Proper vehicle maintenance can help holiday travelers avoid trouble on the road

ORLANDO, Fla., (December 14, 2012) – As 84.4 million travelers take to the roads for the year-end holiday, AAA anticipates coming to the assistance of more than 1.2 million stranded motorists between December 19, 2012, and January 2, 2013. The nation’s largest motor club will be busy with lockouts, battery replacements, jump starts, changing tires, extricating vehicles from snow, towing vehicles for repair and more.

“Becoming stranded on the roadway is the last thing on anyone’s holiday wish list,” said Marshall L. Doney, AAA National Vice President, Automotive, Financial Services and E-Business.  “Whether you are staying local or planning a long distance road trip, having your vehicle properly maintained and prepared for holiday driving will help ensure it gets you and your loved ones to your destination safely and without incident.”

Additional Resources

AAA projects its roadside problem-solvers will be able to remedy the issues of more than three out of five stranded motorists at the roadside and send them on their way, but the remaining travelers will still need a tow this year-end holiday season.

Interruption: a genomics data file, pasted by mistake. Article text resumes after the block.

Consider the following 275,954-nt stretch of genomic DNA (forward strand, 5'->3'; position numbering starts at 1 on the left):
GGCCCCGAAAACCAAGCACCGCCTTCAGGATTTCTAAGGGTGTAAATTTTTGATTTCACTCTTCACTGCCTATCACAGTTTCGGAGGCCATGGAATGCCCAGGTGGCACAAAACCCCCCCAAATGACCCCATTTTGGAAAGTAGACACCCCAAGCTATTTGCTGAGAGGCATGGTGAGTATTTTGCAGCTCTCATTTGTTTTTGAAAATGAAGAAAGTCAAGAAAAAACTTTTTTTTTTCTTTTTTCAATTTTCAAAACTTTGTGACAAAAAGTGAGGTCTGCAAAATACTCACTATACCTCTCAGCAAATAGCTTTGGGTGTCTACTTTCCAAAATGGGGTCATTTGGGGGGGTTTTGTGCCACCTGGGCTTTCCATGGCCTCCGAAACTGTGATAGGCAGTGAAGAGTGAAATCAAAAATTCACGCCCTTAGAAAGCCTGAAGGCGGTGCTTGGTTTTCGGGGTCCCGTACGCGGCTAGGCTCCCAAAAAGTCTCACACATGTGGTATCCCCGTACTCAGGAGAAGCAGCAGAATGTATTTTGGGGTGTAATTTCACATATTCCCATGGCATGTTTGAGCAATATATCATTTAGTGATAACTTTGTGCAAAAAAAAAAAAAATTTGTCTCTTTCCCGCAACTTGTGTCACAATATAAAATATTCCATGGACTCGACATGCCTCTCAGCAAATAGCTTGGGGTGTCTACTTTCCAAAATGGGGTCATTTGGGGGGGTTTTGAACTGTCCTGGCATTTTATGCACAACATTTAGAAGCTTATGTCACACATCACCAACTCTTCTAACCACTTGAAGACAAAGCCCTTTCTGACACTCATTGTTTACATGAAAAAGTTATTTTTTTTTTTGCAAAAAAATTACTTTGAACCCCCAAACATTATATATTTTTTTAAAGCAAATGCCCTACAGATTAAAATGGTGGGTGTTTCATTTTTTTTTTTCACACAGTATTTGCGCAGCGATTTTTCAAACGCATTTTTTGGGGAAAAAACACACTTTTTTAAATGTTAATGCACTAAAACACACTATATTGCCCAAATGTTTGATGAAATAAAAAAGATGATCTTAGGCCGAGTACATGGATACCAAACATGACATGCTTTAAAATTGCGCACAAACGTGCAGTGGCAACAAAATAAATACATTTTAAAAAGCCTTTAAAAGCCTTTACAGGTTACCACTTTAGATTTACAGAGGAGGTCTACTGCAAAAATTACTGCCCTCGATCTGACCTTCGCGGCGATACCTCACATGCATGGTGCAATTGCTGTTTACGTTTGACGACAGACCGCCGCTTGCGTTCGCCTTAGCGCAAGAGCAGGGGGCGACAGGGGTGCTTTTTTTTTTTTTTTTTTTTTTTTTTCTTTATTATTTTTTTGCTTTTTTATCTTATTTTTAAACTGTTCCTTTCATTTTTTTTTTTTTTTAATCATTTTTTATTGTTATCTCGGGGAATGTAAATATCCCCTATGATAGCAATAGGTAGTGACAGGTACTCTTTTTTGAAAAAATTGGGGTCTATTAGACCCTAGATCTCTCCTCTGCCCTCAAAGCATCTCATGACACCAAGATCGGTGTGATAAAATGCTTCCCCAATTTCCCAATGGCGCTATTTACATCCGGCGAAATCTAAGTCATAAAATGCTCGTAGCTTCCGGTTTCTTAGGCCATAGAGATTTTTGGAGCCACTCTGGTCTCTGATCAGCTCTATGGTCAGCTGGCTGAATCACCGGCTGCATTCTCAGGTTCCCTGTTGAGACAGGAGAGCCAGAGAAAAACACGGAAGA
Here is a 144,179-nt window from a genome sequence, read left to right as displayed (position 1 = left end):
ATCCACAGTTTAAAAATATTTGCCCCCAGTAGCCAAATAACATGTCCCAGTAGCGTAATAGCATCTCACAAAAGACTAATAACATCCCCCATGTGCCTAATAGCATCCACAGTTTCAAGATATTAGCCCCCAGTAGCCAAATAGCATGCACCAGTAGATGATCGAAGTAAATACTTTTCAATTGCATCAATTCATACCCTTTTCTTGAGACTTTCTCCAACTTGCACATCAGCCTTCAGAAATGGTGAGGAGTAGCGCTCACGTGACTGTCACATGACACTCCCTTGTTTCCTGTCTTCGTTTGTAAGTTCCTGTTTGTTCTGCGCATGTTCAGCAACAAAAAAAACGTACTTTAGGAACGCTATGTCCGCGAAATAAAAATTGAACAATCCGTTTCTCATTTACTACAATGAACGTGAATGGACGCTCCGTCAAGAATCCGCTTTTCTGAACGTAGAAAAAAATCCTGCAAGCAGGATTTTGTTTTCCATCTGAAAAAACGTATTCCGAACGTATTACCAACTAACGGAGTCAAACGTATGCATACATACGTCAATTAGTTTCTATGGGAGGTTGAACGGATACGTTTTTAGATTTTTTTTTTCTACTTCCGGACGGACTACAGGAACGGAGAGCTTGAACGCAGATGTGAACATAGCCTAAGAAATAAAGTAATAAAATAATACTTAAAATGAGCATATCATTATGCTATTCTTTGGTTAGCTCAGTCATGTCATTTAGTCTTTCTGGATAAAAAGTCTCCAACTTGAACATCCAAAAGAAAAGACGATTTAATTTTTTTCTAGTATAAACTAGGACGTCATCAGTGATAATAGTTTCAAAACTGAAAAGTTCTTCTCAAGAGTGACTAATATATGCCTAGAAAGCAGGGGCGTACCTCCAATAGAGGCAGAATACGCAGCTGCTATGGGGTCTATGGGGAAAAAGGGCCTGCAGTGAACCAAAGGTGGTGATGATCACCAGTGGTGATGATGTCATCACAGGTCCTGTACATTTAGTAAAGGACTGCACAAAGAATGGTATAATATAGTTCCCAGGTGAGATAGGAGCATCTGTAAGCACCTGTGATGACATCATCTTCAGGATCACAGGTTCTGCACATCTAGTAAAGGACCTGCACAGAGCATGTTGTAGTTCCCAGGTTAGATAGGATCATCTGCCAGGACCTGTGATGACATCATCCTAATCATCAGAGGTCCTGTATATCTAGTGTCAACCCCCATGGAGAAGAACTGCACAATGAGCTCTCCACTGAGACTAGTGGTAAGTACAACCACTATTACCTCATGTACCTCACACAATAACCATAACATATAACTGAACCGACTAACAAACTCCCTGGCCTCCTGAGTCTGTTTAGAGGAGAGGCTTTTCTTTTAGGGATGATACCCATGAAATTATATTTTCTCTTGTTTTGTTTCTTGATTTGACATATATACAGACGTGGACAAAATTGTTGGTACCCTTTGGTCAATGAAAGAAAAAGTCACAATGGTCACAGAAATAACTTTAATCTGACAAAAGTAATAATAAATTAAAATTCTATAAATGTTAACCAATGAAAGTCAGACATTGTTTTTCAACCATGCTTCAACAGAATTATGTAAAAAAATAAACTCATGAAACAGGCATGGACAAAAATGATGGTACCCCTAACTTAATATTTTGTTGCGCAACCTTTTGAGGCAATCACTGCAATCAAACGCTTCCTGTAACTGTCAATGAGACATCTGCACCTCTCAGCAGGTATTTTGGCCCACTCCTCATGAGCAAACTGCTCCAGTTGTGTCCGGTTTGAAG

More than 288,000 requests for help with a dead battery are expected, and among those rescued AAA roadside service personnel will conveniently replace more than 80,000 failed batteries on the spot.   AAA also expects to retrieve more than 198,000 sets of keys locked inside vehicles, change more than 166,000 tires and perform more than 21,000 vehicle extrications during the year-end holiday period.

Drivers can avoid the causes of some roadside breakdowns by keeping their vehicles properly maintained.  AAA advises motorists to follow their vehicle manufacturer’s recommended maintenance schedule and make sure their vehicle is ready for the rigors of year-end holiday driving.

Here are a few things to add to your list before heading out for your holiday drive:

  • Antifreeze. Check antifreeze annually to ensure it will withstand the winter cold. A 50/50 mixture of coolant and water will protect against freezing.